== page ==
What tasks are done by Foresters at work?

Based on survey data, tasks done by Foresters usually include the following:

  • Conduct public educational programs on forest care and conservation. (More than yearly, 56% of the time.)
  • Plan and implement projects for conservation of wildlife habitats and soil and water quality. (More than yearly, 54% of the time.)
  • Direct, and participate in, forest fire suppression. (More than yearly, 47% of the time.)
  • Procure timber from private landowners. (Daily, 46% of the time.)
  • Choose and prepare sites for new trees, using controlled burning, bulldozers, or herbicides to clear weeds, brush, and logging debris. (More than yearly, 44% of the time.)
  • Negotiate terms and conditions of agreements and contracts for forest harvesting, forest management and leasing of forest lands. (More than monthly, 42% of the time.)
  • Monitor forest-cleared lands to ensure that they are reclaimed to their most suitable end use. (More than yearly, 41% of the time.)
  • Develop new techniques for wood or residue use. (More than yearly, 41% of the time.)
  • Plan and direct construction and maintenance of recreation facilities, fire towers, trails, roads and bridges, ensuring that they comply with guidelines and regulations set for forested public lands. (More than yearly, 38% of the time.)
  • Establish short- and long-term plans for management of forest lands and forest resources. (More than yearly, 38% of the time.)
  • Plan and direct forest surveys and related studies and prepare reports and recommendations. (More than monthly, 38% of the time.)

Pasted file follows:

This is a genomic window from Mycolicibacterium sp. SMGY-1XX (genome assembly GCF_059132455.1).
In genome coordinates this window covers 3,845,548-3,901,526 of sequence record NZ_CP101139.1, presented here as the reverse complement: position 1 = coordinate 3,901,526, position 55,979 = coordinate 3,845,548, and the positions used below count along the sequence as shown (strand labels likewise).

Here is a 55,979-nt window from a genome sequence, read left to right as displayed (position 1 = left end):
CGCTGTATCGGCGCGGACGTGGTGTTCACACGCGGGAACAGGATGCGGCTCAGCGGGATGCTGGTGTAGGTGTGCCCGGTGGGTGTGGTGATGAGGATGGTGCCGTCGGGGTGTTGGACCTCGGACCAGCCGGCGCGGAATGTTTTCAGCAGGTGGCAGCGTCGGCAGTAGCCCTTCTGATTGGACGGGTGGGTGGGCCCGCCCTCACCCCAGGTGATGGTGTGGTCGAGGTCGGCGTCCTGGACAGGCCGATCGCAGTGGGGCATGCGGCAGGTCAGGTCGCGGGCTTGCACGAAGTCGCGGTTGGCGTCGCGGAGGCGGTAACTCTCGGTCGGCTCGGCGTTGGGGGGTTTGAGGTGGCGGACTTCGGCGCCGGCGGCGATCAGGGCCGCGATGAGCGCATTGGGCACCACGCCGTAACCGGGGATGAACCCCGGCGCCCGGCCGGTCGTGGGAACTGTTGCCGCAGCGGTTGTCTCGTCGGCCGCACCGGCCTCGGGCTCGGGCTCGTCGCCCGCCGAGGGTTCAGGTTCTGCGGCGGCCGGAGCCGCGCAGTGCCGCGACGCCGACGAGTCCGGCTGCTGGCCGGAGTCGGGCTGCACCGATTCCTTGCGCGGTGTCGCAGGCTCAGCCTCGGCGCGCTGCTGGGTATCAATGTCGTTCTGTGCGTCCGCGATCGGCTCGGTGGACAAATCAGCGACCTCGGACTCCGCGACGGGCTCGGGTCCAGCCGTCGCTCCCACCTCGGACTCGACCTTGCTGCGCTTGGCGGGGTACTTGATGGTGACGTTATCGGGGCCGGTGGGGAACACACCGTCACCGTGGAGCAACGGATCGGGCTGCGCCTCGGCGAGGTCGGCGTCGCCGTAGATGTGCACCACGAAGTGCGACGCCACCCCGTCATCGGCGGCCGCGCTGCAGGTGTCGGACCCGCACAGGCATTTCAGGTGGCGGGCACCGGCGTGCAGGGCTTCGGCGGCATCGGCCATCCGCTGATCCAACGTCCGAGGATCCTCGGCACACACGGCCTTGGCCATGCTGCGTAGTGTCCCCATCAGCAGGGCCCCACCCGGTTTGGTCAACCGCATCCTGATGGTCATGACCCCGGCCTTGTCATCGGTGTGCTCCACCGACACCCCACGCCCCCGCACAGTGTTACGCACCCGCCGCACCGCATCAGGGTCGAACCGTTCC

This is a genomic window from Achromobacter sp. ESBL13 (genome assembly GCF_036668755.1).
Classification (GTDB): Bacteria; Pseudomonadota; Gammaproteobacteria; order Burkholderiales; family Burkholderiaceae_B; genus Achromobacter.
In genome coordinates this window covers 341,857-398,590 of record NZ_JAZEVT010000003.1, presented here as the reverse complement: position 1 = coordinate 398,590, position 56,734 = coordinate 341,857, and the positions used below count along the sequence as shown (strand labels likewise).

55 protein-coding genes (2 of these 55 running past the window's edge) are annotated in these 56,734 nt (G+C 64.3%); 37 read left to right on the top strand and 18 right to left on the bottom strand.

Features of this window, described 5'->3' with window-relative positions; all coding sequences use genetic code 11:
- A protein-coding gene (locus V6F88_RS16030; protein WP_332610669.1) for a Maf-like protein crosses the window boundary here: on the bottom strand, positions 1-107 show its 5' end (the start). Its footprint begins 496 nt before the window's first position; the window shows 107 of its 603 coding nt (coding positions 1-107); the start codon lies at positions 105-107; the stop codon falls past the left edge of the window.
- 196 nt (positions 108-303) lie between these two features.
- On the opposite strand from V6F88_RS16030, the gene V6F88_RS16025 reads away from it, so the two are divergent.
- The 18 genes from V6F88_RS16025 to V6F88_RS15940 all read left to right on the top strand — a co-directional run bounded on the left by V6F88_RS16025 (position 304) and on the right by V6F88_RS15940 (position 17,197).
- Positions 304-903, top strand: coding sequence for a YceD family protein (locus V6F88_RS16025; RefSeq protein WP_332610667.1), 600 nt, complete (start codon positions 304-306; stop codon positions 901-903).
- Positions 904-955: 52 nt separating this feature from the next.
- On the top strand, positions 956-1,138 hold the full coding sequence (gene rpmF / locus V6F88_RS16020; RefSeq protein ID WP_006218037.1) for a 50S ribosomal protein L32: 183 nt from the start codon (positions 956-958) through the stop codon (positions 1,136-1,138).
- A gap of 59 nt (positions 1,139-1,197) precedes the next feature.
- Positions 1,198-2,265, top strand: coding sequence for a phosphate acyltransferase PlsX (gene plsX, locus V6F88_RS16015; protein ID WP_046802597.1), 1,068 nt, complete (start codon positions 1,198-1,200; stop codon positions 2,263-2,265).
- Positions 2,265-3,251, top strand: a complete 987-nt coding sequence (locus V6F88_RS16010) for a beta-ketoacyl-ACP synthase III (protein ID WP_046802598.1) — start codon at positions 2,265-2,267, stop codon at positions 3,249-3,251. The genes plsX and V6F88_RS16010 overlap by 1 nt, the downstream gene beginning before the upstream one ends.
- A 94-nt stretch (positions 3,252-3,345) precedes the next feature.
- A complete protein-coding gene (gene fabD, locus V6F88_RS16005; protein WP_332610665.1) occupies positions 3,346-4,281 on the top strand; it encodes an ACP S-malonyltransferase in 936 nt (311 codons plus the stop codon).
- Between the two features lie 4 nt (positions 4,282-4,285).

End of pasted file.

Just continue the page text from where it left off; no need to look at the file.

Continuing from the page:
• Provide advice and recommendations, as a consultant on forestry issues, to private woodlot owners, firefighters, government agencies or to companies. (More than yearly, 37% of the time.)
  • Develop techniques for measuring and identifying trees. (More than yearly, 37% of the time.)
  • Determine methods of cutting and removing timber with minimum waste and environmental damage. (More than monthly, 36% of the time.)
  • Monitor wildlife populations and assess the impacts of forest operations on population and habitats. (More than yearly, 36% of the time.)
  • Study different tree species' classification, life history, light and soil requirements, adaptation to new environmental conditions and resistance to disease and insects. (More than yearly, 35% of the time.)
  • Plan cutting programs and manage timber sales from harvested areas, assisting companies to achieve production goals. (More than weekly, 34% of the time.)
  • Plan and supervise forestry projects, such as determining the type, number and placement of trees to be planted, managing tree nurseries, thinning forest and monitoring growth of new seedlings. (More than monthly, 34% of the time.)
  • Subcontract with loggers or pulpwood cutters for tree removal and to aid in road layout. (More than yearly, 34% of the time.)
  • Perform inspections of forests or forest nurseries. (More than monthly, 34% of the time.)
  • Analyze effect of forest conditions on tree growth rates and tree species prevalence and the yield, duration, seed production, growth viability, and germination of different species. (More than monthly, 33% of the time.)
  • Map forest area soils and vegetation to estimate the amount of standing timber and future value and growth. (More than monthly, 32% of the time.)
  • Contact local forest owners and gain permission to take inventory of the type, amount, and location of all standing timber on the property. (More than weekly, 32% of the time.)
  • Monitor contract compliance and results of forestry activities to assure adherence to government regulations. (More than weekly, 32% of the time.)
  • Supervise activities of other forestry workers. (Daily, 30% of the time.)
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